words: Marla Cantrell
Images: courtesy Donald W Reynolds Cancer Support House and Marla Cantrell
Standing on the street across from First National Bank of Fort Smith, Arkansas, you have to crane your neck to see the roofline of the eight-story, white brick building. This landmark took a year to construct and has been in this spot on Garrison Avenue since 1910. As recognizable as the bank is, few have seen it from the rooftop. There is a record of a renowned tenor singing there as a publicity stunt in September 1911, but other than that the roof’s role has been largely utilitarian.
All that will change on October 15, as ninety people from the community rappel down the face of First National. Before they step off the ledge, they will have raised at least one thousand dollars each for the Donald W Reynolds Cancer Support House.
The idea surfaced as Susan Steffens, executive director for the Cancer Support House, researched unique ways to raise funds for the non-profit. She’d been part of Leadership Crawford County not long before, and they’d gone zip lining, scaling through treetops while tethered to harnesses. What she learned then was that doing something scary does all sorts of good things for a person, and the sense of accomplishment lasts far longer than the actual experience does.
Some time after, Susan came across Over the Edge, a special events company founded in 2004 that goes into cities to host rappelling events at high-rise buildings. Their goal when they began was to help non-profits raise 50 million dollars, something that could happen as soon as the end of this year.
Once she’d checked out Over the Edge, she brought the idea to the board, believing it would be the perfect addition to their twenty-fifth anniversary of the Survivors’ Challenge Weekend on October 14 and 15. “They probably thought I was crazy at first,” Susan says, and then laughs. But once they looked over her proposal, they saw why she was excited about the prospect of bringing something revolutionary to the city.
Already, there are people who’ve signed up to rappel First National and who’ve started fundraising campaigns through the Cancer Support House’s website. Each week more apply, and Susan encourages anyone who wants to be part of Over the Edge to get started now. (You can find details on how to set up your personal page at the Support House’s website.)
“Don’t be intimidated by the fundraising,” Susan says. “Most donations are around twenty-five dollars, and you have plenty of time to raise a thousand dollars. Use Facebook, email, make calls.”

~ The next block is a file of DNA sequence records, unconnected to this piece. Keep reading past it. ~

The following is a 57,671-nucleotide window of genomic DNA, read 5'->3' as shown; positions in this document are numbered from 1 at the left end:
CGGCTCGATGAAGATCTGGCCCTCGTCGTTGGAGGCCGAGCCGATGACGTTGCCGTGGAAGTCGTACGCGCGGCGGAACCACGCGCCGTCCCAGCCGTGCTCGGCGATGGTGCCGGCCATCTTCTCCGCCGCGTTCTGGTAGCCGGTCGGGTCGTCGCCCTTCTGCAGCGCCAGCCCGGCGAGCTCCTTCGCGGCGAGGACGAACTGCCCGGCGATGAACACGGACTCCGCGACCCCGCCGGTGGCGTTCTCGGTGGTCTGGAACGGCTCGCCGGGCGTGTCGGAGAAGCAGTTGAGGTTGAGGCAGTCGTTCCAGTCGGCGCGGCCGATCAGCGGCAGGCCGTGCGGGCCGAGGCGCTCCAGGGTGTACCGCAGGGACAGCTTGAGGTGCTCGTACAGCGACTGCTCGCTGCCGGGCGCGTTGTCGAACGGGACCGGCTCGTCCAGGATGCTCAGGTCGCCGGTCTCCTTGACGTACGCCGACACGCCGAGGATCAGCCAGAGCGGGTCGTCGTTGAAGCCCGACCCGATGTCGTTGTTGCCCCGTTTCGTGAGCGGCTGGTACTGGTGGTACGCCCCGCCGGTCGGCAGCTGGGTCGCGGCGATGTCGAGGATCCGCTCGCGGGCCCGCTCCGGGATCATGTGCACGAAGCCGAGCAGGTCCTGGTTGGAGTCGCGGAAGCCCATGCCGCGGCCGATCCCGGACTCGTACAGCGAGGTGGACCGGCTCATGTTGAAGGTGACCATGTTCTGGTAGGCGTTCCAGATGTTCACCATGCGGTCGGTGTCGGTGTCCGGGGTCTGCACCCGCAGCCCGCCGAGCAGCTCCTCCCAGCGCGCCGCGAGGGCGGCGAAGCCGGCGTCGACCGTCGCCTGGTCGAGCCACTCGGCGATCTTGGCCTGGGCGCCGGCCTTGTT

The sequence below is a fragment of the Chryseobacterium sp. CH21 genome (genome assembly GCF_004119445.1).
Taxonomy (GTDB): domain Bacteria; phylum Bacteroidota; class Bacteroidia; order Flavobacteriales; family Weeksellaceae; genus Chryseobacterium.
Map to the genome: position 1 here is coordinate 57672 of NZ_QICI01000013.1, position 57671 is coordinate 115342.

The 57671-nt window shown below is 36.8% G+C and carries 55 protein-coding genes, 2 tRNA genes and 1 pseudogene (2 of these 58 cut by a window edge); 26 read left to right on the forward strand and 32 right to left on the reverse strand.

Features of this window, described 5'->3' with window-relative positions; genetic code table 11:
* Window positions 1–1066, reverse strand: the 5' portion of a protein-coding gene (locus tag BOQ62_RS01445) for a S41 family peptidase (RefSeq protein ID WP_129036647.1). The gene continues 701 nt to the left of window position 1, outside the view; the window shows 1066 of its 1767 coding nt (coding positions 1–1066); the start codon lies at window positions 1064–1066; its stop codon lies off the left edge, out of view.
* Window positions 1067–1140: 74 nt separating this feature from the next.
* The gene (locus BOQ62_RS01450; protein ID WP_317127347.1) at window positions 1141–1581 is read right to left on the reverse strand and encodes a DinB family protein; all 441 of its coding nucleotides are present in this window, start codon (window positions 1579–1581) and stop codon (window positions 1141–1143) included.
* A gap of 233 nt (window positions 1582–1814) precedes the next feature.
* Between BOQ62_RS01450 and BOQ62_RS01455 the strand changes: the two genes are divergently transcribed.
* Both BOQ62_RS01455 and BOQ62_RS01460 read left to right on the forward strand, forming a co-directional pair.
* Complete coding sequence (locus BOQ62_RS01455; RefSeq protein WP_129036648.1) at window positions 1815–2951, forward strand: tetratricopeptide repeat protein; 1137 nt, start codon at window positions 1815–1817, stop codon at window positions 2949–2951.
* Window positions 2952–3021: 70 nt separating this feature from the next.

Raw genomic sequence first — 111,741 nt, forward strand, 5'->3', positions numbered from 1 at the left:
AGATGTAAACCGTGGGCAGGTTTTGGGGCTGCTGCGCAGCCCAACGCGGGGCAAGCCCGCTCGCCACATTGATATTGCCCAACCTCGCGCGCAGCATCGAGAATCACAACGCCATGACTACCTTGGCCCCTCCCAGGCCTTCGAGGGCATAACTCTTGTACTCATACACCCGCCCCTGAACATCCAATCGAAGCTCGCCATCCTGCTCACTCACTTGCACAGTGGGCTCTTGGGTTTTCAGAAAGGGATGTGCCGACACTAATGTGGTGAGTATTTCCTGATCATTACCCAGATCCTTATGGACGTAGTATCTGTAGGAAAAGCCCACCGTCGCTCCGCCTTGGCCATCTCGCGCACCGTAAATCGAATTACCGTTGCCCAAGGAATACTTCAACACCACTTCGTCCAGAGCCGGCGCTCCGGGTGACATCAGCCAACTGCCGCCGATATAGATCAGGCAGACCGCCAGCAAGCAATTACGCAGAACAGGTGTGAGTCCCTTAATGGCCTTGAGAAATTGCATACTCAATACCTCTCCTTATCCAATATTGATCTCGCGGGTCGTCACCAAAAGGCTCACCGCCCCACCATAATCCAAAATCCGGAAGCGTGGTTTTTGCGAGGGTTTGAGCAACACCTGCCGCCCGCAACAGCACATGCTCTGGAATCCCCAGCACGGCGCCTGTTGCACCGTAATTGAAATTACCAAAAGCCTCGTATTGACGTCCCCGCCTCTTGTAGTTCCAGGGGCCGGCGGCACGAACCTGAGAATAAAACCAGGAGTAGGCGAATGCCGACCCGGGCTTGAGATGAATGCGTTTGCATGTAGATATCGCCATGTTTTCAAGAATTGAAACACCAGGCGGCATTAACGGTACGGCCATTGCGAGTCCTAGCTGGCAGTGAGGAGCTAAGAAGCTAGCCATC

Even if you don’t have the nerve to rappel, there’s a way to participate in an initiative called Toss Your Boss. Co-workers raise fifteen-hundred dollars and nominate their boss to rappel down 108 feet from the top of First National. There is an out, though. Bosses may elect to buy their way out by paying five hundred dollars and assigning someone else to go Over the Edge in their place.
Susan is hoping to raise five thousand dollars for her turn at scaling the building. Even though the thought makes her heart race, she knows it’s going to be a memory she’ll treasure. Sam T. Sicard, the president and CEO of First National, is also going to harness up and take his turn. On a recent day, the fifth-generation banker went to the rooftop to see what he was up against. It’s been a long time since he rappelled, and that was on White Rock Mountain in Mulberry when he was a teen.
Susan says it should only take ten minutes for an “edger” to rappel down First National. Over the Edge technicians will be there, buckling everyone into full-body harnesses and giving instructions. The Fort Smith Fire Department will be on site all day on October 15, manning the ropes. And the Fort Smith Police Department will volunteer, along with many from the community. The first to rappel will start at nine in the morning, and Susan expects crowds of onlookers to gather along Garrison Avenue to watch.
“We’re going to have a big screen TV and announcers that will call out who’s rappelling down the building as it happens. We’re going to have a street festival with great food and music. It’s going to be so much fun.” Susan laughs. “We may have to use a split screen on that TV so we can also watch the Razorback game.”
Susan says you don’t need any prior experience to do it, just an eye for adventure and a heart for giving. She also knows that when the day ends, she and all those working so hard to raise money for the Cancer Support House will have done their best.
“We’ve been serving the community for thirty-eight years, and we’re excited this event is bringing attention to the patients and caregivers we serve at no cost, and to the city we love.”
Susan encourages everyone to get involved. Sign up to go Over the Edge or for the Survivors’ Challenge 10K Grand Prix, 10K Grand Prix, 5K Run/Walk, Celebration Walk and wheelchair race.
Finally, if you aren’t rappelling, you can show up downtown and cheer the “edgers” on. You’ll be seeing history unfold on Garrison Avenue, at one of the city’s best-known landmarks. What a great way to spend a day in October. What an exciting way to support our friends and families and neighbors who are dealing with cancer, who are much braver than any of us, even those who step off the ledge of First National, 108 feet above the ground, and work their way down, step by step, to solid ground below.
Over the Edge takes place on October 15. Register to participate, or nominate your boss for Toss Your Boss, at ReynoldsCancerSupportHouse.org or by calling 479.424.1812.
Volunteers are also needed, so if you can’t participate in the events, consider donating your time!